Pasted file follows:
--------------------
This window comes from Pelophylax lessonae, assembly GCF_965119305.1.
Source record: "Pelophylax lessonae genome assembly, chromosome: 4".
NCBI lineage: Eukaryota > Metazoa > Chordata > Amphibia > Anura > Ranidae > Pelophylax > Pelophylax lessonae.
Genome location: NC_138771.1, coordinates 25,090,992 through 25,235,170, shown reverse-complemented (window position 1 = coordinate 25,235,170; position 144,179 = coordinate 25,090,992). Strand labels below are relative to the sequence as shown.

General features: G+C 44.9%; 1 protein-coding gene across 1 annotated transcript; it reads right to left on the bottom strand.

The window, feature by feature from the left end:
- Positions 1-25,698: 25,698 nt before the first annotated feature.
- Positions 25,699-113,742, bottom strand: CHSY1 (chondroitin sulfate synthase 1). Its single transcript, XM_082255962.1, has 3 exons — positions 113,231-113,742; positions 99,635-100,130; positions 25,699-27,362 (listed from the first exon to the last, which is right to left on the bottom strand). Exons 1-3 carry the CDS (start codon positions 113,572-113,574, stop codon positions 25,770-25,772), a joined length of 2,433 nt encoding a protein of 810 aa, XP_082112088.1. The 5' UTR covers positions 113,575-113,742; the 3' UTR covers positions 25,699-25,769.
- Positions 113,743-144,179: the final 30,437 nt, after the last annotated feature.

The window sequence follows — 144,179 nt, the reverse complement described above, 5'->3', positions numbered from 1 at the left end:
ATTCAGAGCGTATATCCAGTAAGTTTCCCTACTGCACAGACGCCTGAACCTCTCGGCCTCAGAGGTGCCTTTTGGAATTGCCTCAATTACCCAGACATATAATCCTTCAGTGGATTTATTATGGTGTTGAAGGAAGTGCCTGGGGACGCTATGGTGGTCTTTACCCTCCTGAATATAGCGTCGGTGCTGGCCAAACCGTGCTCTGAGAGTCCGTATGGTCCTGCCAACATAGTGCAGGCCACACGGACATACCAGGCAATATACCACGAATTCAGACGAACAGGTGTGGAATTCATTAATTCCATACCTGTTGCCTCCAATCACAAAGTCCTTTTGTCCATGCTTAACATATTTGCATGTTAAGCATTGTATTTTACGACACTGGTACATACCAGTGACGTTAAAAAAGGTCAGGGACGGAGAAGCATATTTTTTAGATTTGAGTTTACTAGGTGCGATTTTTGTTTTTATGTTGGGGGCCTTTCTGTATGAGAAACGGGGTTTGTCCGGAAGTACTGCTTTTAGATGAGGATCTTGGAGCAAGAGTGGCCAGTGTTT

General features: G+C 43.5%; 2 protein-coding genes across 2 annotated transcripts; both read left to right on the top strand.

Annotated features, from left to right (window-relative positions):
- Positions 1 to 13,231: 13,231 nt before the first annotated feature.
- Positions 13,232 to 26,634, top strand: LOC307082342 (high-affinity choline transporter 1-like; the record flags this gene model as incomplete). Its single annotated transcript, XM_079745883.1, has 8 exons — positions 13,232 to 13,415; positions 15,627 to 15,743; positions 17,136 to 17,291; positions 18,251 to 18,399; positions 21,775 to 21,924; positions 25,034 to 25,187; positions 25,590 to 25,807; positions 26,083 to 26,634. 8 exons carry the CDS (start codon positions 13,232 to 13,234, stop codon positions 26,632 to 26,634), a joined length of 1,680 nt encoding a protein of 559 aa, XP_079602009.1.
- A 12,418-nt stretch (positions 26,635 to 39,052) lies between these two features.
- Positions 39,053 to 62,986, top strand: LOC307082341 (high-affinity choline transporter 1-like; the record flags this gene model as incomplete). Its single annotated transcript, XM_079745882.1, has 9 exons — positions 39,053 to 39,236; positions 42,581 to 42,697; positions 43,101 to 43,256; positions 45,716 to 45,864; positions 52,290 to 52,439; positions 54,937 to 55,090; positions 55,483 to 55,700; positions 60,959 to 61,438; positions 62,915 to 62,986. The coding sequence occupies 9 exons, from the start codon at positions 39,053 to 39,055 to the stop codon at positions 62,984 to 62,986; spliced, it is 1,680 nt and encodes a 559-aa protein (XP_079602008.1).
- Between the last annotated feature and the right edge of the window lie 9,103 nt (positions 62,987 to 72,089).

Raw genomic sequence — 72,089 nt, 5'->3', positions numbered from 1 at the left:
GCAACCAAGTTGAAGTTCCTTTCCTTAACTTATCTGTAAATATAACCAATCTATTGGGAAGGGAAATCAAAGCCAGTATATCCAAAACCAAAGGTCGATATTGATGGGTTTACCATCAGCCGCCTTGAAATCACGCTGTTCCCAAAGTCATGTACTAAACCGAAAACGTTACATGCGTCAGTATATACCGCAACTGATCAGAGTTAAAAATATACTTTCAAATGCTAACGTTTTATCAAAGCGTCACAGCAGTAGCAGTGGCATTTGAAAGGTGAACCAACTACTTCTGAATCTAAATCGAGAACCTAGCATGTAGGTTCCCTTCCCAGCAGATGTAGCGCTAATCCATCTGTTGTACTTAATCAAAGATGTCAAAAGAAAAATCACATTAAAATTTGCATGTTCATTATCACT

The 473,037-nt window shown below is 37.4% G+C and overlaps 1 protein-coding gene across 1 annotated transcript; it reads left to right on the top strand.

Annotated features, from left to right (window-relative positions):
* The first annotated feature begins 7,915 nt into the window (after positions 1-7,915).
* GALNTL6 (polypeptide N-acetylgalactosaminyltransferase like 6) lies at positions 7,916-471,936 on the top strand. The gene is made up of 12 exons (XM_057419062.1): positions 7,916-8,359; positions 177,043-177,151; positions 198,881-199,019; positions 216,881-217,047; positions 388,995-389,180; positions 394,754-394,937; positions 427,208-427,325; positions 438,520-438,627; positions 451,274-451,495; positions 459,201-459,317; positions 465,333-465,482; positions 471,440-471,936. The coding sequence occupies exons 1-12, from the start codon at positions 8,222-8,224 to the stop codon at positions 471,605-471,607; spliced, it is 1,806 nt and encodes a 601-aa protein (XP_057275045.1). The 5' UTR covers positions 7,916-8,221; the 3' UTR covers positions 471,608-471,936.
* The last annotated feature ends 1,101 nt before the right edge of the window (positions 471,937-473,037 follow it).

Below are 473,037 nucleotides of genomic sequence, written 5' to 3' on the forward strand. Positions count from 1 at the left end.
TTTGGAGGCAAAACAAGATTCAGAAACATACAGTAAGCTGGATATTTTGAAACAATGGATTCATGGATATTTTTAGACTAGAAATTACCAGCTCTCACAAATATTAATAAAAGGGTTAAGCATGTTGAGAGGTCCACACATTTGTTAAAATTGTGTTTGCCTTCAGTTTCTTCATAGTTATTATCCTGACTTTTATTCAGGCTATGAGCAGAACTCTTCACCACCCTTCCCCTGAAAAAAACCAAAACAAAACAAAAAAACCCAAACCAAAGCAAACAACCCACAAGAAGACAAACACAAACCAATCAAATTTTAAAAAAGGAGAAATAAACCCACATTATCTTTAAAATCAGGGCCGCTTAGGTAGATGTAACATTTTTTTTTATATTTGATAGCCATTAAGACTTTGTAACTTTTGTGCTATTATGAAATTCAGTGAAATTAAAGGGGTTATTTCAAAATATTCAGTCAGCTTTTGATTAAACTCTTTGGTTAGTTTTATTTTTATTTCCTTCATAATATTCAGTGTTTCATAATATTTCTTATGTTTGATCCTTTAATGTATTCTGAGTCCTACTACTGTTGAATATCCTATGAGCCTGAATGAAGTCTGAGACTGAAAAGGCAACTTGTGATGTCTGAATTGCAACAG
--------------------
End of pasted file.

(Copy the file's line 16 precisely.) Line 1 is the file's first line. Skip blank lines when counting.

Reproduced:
- A 12,418-nt stretch (positions 26,635 to 39,052) lies between these two features.